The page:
I have two different notions of "configure". The first is enable and optimize a specific cache implementation in a specific environment, the second is that an application is requesting specific semantics that it needs to function properly. The second one we need on the API level. The first one is intentionally not addressed by JSR107.

@jfialli

This comment has been minimized.

jfialli commented Oct 25, 2017

I agree with the updated table when isOldValueRequired is false.

@vbekiaris

This comment has been minimized.

Contributor

vbekiaris commented Oct 25, 2017

Thanks Joe & Jens, I also think the tables you agreed on make sense.

@vbekiaris

This comment has been minimized.

Contributor

vbekiaris commented Oct 30, 2017

Proposal for updated javadoc on CacheEntryEvent methods based on tables above:

/**
   * Returns the value stored in the cache when this entry was created.
   * <p>
   * The value will be available
   * for {@link CacheEntryCreatedListener} and {@link CacheEntryUpdatedListener}.
   * For backwards compatibility, this method will return the value of
   * {@link #getOldValue()} for {@link CacheEntryExpiredListener}
   * and {@link CacheEntryRemovedListener}.
   *
   * @return the value corresponding to this entry
   * @see #getOldValue()
   */
  public abstract V getValue();

  /**
   * Returns the previous value, that existed prior to the
   * modification of the Entry value. The old value will be available
   * for {@link CacheEntryUpdatedListener}, {@link CacheEntryExpiredListener}
   * and {@link CacheEntryRemovedListener}
   * if {@link CacheEntryListenerConfiguration#isOldValueRequired()} is true.
   * The old value may be available for {@link CacheEntryUpdatedListener},
   * {@link CacheEntryExpiredListener} and {@link CacheEntryRemovedListener}
   * if {@link CacheEntryListenerConfiguration#isOldValueRequired()} is false.
   *
   * @return the previous value or <code>null</code> if there was no previous value or
   * the previous value is not available
   */
  public abstract V getOldValue();

  /**
   * Whether the old value is available. The old value will be available
   * for {@link CacheEntryUpdatedListener}, {@link CacheEntryExpiredListener}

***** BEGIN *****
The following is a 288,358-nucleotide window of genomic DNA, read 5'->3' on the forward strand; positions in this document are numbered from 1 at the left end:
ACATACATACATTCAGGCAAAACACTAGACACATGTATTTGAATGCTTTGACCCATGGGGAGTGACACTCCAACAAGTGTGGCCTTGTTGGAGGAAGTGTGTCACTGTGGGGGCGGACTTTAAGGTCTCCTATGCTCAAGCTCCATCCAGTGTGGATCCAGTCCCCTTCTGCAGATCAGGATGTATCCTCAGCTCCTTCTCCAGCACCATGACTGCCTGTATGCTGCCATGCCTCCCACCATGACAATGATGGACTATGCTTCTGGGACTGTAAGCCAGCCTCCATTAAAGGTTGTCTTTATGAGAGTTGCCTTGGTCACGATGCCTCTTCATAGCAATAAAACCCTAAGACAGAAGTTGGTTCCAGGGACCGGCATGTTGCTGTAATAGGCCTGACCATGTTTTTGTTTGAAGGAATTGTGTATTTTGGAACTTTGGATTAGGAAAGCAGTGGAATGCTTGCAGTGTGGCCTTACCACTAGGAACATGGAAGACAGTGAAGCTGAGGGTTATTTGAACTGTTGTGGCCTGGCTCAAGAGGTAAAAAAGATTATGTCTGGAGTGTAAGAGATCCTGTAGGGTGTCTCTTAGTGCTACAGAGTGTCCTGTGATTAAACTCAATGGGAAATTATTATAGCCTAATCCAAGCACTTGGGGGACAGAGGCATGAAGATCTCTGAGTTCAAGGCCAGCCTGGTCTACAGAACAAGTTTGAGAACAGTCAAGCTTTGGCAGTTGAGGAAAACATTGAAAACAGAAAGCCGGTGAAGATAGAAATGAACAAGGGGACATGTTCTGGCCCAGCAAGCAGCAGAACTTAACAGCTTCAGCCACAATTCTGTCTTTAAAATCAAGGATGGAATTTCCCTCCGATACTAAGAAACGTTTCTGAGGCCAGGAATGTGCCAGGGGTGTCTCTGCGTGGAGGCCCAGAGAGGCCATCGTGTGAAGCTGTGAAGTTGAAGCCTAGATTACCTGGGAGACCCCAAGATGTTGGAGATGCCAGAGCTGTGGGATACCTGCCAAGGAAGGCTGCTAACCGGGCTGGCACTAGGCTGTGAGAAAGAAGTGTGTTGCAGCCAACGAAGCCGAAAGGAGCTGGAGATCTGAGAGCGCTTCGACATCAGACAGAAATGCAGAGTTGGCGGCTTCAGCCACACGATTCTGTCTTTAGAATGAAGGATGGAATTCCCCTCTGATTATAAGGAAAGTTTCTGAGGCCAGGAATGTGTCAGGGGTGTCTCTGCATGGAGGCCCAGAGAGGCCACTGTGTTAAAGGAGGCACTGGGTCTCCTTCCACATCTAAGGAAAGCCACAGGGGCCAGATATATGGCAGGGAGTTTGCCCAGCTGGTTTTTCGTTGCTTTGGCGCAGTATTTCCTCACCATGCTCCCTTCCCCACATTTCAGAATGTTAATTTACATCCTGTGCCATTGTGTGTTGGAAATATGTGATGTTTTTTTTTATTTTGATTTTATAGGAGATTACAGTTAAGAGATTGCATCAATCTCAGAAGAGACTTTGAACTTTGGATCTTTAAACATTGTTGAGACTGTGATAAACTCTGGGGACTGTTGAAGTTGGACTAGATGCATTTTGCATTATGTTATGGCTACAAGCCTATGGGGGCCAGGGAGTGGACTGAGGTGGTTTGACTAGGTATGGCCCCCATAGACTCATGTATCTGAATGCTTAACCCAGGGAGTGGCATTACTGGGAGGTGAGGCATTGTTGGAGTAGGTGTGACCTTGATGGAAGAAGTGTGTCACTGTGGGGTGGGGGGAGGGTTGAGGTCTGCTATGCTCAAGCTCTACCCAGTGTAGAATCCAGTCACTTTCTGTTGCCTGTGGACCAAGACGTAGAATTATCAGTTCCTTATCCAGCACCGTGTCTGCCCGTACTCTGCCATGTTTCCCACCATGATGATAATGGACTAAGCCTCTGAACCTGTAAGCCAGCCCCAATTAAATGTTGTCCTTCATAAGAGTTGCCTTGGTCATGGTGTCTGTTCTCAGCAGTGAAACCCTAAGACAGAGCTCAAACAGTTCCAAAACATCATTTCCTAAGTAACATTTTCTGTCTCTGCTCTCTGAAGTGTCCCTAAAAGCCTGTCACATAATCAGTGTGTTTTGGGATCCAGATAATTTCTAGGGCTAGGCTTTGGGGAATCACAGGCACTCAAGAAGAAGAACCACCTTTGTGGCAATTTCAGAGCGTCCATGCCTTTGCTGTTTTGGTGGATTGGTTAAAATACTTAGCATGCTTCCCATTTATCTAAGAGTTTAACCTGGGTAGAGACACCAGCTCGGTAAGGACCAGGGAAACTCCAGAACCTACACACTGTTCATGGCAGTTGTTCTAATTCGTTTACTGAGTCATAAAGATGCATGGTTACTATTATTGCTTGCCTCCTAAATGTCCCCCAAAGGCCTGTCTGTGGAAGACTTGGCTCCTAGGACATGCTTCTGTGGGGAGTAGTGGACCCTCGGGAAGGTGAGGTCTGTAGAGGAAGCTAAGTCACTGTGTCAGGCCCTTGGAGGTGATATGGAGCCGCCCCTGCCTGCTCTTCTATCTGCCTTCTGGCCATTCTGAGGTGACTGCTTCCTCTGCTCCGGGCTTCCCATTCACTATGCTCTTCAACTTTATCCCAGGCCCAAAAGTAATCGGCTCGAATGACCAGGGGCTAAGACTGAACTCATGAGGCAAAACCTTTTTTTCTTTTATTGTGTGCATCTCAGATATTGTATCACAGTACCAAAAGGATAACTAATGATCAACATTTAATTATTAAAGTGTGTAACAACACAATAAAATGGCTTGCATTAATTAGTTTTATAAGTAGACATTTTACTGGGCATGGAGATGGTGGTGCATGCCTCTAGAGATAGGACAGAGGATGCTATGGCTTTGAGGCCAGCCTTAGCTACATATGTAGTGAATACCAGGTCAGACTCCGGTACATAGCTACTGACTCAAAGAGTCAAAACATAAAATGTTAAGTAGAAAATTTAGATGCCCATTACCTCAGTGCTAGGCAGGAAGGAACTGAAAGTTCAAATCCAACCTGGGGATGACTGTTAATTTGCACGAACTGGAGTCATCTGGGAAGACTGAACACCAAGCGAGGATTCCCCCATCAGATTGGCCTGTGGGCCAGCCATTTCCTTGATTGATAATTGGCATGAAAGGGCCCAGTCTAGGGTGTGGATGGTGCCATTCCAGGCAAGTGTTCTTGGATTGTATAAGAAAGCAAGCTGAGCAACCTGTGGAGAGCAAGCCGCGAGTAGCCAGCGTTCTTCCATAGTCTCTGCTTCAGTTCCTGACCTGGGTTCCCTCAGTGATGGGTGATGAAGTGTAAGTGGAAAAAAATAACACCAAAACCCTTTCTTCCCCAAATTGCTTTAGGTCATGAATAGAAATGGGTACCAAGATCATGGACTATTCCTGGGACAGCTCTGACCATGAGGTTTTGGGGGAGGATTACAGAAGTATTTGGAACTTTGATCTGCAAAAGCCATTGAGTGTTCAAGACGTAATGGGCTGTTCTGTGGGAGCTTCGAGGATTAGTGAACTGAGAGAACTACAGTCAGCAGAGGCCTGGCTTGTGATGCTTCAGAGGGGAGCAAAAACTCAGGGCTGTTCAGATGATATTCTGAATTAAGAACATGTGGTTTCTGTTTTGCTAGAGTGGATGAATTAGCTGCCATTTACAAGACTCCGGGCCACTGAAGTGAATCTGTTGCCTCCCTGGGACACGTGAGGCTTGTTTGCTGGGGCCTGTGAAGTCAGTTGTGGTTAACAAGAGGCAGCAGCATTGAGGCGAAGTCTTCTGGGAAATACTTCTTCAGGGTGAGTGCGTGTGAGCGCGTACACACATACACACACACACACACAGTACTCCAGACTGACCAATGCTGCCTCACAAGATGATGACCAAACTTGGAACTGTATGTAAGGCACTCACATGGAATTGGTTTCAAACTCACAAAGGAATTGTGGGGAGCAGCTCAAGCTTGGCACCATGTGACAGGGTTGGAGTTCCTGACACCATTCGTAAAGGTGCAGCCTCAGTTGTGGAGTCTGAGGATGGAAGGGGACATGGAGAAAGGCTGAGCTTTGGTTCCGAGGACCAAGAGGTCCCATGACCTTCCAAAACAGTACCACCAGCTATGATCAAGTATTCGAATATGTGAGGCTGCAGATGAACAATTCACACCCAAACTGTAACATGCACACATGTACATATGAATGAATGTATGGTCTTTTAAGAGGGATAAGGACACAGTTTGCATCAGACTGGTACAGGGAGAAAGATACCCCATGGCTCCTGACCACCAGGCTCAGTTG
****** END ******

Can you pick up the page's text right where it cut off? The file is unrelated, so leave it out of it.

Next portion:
* and {@link CacheEntryRemovedListener}
   * if {@link CacheEntryListenerConfiguration#isOldValueRequired()} is true. 
   *
   * @return true if the old value is populated
   */
  public abstract boolean isOldValueAvailable();

@jfialli @cruftex comments? Once we finalize this I'll prepare pull requests for spec, RI and TCK as all have to be updated.

@vbekiaris

This comment has been minimized.

Contributor

vbekiaris commented Oct 30, 2017

Pull requests:

  • spec: #392
  • RI: jsr107/RI#62
  • TCK: jsr107/jsr107tck#133. Apart from the adaptation for the updated spec, this PR includes a fix for the client server test infrastructure; until now, AssertionErrors thrown from a CacheEntryListener (eg CacheTestSupport$MyCacheEntryListener) were swallowed.
@jfialli

This comment has been minimized.

jfialli commented Oct 30, 2017

Add @override annotation to getValue(). (Its is defined initially in Cache.Entry).


getOldValue documentation update.

Change:
Returns the previous value, that existed prior to the modification of the Entry value
To:
Returns the previous value that existed for entry in the cache before modification or removal.

@vbekiaris

This comment has been minimized.

Contributor

vbekiaris commented Oct 30, 2017

@jfialli thanks, I updated the pull request with these changes in a separate commit (will squash commits before merge): 251cbaf

@cruftex

This comment has been minimized.

Member

cruftex commented Oct 30, 2017

consequently, getValue() documentation update.

Change:
Returns the value stored in the cache when this entry was created.
To:
Returns the value stored in the cache when this entry was created or updated.

"For backwards compatibility..."

True, but irritating. Better remove the rationale, since the "why" is usually not addressed in the JavaDoc.
Better we add what API clients should or should not do. Actually, its quite painful. My try of it: